Moving on to the more climate-appropriate ideas, a number of you worked the 'small bowl, upside down' theme and this comprises the second - and perhaps most successful - category. Gail was impressed with Daisy, Bella and Roxy's practical suggestion that an enamel bowl could double as a water/food dish, but was concerned that such a dish might not stay in place on my head for long should I go bouncing over rocks, scrambling down cliffs etc. Finn too suggested the dual use container. Amber da Weenie and Wyatt both addressed the attachment problem, proposing a plastic bowl tied in place with a ribbon or strap. (Being mindful of my appearance, I was particularly pleased with Amber's comment that the bowl should be 'nicely coloured'). Madi and Mom's carefully thought out design (pers. comm.) combined an upside down cup and with a coffee filter to provide the brim. Outstanding!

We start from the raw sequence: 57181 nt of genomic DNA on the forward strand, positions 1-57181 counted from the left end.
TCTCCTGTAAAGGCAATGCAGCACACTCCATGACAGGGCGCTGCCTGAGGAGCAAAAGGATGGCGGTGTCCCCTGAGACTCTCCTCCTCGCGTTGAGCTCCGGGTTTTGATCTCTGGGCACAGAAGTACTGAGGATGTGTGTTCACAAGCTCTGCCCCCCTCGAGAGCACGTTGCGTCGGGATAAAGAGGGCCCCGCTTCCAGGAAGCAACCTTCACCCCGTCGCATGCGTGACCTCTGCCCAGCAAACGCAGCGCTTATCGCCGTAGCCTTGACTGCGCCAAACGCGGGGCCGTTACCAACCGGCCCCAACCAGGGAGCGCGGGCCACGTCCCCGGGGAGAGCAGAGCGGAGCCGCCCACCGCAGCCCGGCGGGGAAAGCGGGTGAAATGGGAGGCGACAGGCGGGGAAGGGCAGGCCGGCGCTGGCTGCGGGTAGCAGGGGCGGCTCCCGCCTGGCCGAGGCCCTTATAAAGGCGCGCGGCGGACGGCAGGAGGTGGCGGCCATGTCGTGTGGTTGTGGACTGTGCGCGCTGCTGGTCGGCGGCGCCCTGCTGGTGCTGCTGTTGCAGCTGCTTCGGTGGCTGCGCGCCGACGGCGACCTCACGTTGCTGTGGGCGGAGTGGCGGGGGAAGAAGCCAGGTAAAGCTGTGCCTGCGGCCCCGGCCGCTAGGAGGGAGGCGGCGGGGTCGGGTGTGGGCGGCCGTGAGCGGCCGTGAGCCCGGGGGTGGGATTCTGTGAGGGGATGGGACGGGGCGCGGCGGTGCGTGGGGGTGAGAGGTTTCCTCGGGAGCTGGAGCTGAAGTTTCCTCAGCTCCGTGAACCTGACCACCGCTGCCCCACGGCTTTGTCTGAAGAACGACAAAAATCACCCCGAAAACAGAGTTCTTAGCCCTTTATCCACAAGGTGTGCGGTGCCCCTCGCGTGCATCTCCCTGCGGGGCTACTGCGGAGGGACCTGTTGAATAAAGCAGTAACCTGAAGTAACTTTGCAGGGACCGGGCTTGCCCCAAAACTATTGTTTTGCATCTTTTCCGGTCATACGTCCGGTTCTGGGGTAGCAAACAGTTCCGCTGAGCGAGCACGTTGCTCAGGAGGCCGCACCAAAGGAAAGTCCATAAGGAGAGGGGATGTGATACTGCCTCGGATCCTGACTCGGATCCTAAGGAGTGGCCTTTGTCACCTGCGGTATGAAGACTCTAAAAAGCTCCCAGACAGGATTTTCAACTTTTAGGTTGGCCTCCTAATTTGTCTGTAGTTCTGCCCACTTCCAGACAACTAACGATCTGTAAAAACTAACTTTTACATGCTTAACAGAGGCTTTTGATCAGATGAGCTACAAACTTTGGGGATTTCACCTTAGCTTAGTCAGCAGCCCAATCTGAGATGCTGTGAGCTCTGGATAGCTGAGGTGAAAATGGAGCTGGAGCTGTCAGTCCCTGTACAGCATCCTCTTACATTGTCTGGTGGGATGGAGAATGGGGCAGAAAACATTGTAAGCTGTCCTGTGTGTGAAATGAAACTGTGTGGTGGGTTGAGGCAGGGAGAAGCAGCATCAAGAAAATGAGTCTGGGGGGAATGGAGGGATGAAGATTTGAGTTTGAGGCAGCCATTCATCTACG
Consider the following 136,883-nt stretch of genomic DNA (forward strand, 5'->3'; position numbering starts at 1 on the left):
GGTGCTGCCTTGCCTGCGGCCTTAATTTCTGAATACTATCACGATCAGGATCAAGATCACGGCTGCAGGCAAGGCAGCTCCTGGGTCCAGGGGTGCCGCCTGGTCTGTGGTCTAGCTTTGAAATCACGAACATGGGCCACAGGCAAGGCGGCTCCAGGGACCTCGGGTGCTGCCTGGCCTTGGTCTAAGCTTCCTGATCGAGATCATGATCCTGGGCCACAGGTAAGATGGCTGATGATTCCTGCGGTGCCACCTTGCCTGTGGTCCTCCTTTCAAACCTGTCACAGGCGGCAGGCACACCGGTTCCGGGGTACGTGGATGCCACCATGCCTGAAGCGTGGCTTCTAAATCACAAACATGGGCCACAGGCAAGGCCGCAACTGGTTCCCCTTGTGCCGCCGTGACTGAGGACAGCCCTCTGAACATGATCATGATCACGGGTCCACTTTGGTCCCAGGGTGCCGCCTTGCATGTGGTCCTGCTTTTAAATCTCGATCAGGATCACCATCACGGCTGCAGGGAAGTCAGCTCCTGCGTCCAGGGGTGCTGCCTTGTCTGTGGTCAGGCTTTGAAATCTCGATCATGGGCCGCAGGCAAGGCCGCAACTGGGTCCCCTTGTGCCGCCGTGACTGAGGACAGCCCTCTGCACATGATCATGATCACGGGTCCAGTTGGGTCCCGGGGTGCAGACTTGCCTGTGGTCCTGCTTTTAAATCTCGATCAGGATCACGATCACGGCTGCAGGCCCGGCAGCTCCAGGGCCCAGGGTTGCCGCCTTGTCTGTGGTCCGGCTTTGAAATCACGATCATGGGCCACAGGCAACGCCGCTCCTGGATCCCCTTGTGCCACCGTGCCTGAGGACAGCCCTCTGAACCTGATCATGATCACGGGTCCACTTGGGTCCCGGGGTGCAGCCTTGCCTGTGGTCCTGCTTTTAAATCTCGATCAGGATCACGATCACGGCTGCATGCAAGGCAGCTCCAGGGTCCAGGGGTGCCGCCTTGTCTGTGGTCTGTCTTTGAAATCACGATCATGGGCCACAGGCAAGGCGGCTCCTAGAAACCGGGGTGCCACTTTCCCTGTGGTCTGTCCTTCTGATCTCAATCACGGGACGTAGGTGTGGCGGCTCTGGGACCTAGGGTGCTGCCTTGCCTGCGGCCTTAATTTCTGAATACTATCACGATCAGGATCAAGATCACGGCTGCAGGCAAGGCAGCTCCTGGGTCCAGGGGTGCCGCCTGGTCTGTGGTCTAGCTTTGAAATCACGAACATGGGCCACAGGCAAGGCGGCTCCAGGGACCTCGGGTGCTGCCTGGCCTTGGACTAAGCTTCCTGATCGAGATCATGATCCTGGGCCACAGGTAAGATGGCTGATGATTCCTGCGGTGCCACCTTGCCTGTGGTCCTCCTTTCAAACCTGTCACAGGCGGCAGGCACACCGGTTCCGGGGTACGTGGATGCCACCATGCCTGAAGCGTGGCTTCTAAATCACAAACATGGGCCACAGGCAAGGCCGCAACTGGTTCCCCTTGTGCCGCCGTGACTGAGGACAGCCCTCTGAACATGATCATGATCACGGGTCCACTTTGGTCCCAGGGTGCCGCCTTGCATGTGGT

bike helmet
Our third category is 'ideas for hard hats one could buy on the internet'. Now I appreciate that many of my friends here are taking a realistic approach given Gail's lack of craft skills, but after much agonising, I have concluded these must be disqualified, as being counter to the DIY spirit of the exercise. So Gizmo's batters' helmets, and the helmets specially made for dogs on bikes (Sally Ann and Andy, Pip, and Bonnie and Kenzie) have been ruled out, as, with some regret, have MaxMom's utterly wonderful South African 'Makarapa'.

I will say that I queried Gail's apparent reluctance to spend money on my personal protective equipment, reminding her that her employers, who after all are paying for the jolly intensive field course, say that 'safety is the number one priority'. After a lengthy negotiation, we agreed an initial budget of not more than two items purchased from Poundland.

But then Riley in New Zealand delivered a googly in the form of the inspired suggestion which I am going to quote in full: